Nine years ago, I was diagnosed with type 1 diabetes, a chronic, mostly invisible, autoimmune disease. I utilize an insulin pump, a glucose meter and a continuous glucose monitor to help me control my blood sugar and its effects on me.
My blood sugar regulation thrives on predictability and routine, something that is the exact opposite of the holiday season. Though I love Christmas and Thanksgiving as much as many, my disease can make the holidays less enjoyable and more anxiety-ridden. In honor of National Diabetes Month (November), here are five ways in which those of us with a chronic disease might struggle during the holidays:
1: Food: Food is at the heart of nearly all holiday celebrations, and usually steaming mounds of not-so-healthy foods like sugary sweet potatoes. Desserts and sweet drinks are in abundance. For a person with a chronic disease, the variety of foods may be tempting or forbidden, or may just strike terror in our hearts or feelings of being othered. If you're staying in a hotel, you might be relegated to eating the in-house free breakfast that doesn't accommodate your diet.
2: Traveling: Sitting in a car or on a plane for long periods of time can be the breeding ground for physical pain or, at minimum, provide ample time to worry about one's disease. Traveling also means a change of routine and a lot of unpredictability and extra stress. For example, flying means I have to go through security at the airport, go through a pat-down while the rest of my family stands by waiting, and explain to multiple personnel what my disease is, what my devices do, and no, they cannot be removed from my body for inspection. Time zone and altitude changes can also be difficult.
3: Temperature: If it's too hot, my blood sugars tend to plummet, leaving me shaky, disoriented, and light-headed. Other chronic diseases can also be impacted by the temperature, whether it is the temperature in grandma's living room or the temperature of a new geographical location such as going from your home in sunny Florida to spending a weekend in snowy Colorado. If you aren't staying somewhere where you can regulate the temperature of your sleeping quarters, not only will you possibly not feel well, but your sleep will be impacted (see point #4).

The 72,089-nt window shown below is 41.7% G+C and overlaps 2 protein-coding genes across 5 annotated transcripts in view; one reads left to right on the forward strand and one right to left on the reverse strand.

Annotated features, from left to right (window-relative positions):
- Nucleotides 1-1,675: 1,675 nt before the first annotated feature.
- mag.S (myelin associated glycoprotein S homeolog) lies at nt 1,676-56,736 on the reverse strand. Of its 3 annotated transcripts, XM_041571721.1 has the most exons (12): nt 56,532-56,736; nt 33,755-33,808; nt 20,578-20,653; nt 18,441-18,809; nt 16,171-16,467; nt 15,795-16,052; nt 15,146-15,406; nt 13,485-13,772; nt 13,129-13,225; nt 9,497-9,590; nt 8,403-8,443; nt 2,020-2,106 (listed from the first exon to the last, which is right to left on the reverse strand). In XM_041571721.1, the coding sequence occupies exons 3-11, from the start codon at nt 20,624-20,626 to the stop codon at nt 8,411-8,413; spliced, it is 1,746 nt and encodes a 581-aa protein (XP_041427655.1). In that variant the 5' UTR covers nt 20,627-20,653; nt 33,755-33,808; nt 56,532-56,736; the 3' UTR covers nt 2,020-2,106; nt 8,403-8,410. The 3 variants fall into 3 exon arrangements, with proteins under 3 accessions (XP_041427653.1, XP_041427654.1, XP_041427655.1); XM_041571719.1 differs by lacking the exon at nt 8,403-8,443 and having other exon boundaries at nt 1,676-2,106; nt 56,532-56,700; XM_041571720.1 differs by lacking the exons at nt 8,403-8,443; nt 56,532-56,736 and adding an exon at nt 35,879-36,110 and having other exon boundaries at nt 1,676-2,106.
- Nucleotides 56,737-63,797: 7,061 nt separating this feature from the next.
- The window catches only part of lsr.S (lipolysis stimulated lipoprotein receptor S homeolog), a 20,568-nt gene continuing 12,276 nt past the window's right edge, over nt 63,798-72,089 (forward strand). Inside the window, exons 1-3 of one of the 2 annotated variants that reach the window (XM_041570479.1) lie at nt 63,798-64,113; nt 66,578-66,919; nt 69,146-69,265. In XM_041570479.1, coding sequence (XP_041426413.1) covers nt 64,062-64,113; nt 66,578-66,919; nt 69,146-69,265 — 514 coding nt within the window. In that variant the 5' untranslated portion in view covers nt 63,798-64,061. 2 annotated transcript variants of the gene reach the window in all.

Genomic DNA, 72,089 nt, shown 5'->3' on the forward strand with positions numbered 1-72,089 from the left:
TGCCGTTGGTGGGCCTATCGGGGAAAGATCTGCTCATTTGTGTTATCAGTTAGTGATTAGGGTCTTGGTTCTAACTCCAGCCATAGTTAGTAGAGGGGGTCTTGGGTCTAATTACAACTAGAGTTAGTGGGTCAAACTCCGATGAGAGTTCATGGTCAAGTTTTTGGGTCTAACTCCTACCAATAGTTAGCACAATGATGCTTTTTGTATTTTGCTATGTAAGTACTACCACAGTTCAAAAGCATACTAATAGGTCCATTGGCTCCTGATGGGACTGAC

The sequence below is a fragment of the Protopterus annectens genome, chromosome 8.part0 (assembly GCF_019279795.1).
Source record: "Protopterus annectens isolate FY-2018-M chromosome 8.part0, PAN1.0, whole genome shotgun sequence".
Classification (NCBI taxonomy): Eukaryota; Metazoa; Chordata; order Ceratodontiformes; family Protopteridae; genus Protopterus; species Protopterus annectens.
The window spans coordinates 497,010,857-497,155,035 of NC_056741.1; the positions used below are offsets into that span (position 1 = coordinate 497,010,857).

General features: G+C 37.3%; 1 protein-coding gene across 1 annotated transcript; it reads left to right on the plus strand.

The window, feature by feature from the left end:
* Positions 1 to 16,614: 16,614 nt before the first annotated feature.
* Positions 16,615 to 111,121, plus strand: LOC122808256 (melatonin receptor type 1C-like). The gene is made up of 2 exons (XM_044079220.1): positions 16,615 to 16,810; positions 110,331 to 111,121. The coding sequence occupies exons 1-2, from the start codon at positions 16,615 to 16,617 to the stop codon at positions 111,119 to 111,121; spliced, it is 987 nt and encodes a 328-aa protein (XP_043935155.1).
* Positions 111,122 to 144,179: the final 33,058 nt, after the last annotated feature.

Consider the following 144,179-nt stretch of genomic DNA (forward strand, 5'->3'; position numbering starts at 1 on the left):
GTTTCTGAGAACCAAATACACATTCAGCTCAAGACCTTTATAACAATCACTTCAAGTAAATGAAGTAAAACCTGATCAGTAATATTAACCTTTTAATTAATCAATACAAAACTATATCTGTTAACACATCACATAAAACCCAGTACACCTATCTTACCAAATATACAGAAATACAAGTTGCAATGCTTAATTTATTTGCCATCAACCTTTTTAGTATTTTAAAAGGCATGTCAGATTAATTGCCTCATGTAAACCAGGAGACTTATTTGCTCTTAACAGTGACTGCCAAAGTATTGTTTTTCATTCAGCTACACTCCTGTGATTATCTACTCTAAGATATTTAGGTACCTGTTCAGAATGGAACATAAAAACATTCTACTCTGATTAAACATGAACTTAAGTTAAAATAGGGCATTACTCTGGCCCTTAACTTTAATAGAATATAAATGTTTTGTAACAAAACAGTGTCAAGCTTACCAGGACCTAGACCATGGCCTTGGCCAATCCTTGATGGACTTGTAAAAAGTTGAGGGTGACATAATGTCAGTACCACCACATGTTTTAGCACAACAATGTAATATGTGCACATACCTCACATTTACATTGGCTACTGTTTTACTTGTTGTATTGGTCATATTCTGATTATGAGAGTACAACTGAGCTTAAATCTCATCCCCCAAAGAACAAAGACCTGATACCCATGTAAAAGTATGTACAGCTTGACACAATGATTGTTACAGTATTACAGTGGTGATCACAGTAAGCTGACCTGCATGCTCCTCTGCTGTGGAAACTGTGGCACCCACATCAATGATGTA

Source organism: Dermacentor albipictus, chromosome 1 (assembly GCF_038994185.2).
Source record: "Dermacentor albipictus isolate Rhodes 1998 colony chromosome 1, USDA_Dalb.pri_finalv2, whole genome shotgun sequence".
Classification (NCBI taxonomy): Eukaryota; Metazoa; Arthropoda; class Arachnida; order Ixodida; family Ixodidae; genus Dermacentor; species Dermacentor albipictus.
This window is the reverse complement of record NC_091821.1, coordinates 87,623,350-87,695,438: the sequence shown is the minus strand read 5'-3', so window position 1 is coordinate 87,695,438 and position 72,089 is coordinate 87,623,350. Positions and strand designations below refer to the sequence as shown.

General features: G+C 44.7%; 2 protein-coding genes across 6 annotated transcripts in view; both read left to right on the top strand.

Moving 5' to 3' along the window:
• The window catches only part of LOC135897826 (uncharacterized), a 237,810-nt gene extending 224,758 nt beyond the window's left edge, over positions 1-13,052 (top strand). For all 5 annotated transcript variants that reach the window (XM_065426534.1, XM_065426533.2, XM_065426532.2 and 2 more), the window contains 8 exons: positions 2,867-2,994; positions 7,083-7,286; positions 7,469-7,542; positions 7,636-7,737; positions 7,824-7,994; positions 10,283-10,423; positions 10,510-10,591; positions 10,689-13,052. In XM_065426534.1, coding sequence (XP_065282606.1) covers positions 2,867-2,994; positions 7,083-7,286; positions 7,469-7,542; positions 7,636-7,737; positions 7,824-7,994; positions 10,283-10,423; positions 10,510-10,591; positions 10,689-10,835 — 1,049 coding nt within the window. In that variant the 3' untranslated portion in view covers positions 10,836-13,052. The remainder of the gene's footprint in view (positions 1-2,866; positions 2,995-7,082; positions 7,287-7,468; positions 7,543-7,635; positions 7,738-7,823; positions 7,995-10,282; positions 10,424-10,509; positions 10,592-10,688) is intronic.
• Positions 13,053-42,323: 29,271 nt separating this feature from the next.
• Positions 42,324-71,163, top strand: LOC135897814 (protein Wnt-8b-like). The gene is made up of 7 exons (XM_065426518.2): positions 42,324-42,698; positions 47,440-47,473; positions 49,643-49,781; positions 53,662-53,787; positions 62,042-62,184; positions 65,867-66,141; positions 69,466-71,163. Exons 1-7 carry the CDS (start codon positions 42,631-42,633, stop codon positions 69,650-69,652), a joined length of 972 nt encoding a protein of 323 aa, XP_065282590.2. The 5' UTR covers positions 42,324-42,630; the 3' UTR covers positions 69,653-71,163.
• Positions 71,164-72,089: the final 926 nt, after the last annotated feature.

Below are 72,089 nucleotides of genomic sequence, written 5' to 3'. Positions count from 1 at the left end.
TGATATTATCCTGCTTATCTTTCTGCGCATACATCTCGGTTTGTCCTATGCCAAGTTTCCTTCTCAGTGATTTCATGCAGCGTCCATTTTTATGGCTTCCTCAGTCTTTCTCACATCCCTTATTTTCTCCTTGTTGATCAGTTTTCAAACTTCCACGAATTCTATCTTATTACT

4: Sleeping arrangements: A person almost always sleeps better in his or her own bed, so sleeping in a hotel room or on your great-aunt's fold-out sofa can cause you sleeplessness. In turn, you may not wake up well-rested or feeling physically ready to open piles of presents. You might have been disturbed by any roommates, by loud guests at the hotel, or by your grandpa's howling puppy. Any and all of these things can negatively effect how you sleep and feel the next day.
5: Activity: Some holiday celebrations include activities which might be out of your typical routine: skiing, going from house-to-house visiting relatives, power-shopping with your mom on Black Friday. These activities can cause your disease to flare-up in undesirable ways, zapping your energy and bringing down your mood.
Because holidays can be so challenging, advance preparations for those with a chronic disease are a must. Here's what I've learned to "minimize the damage":
1: Take along plenty of extra supplies and snacks.
2: Stay hydrated.
3: Don't be afraid to squeeze in workouts, go to bed early, sleep in a little, or whatever else you need to stay as healthy as possible.
4: Choose a place to sleep that is the most conducive to getting a good night's rest.
5: Allow time for naps or down time so you can reenergize and de-stress.
6: Let professionals know what you need (at the airport, at the lodge, etc.).
7: Wear your medical alert jewelry, and tell those you're with what to do if there's an emergency.
8: Tell your travel companions know what you need (walking break, for example).
9: Contribute healthy dishes that fit your dietary restrictions that everyone can enjoy.
10: Give yourself lots of grace, and make your needs known.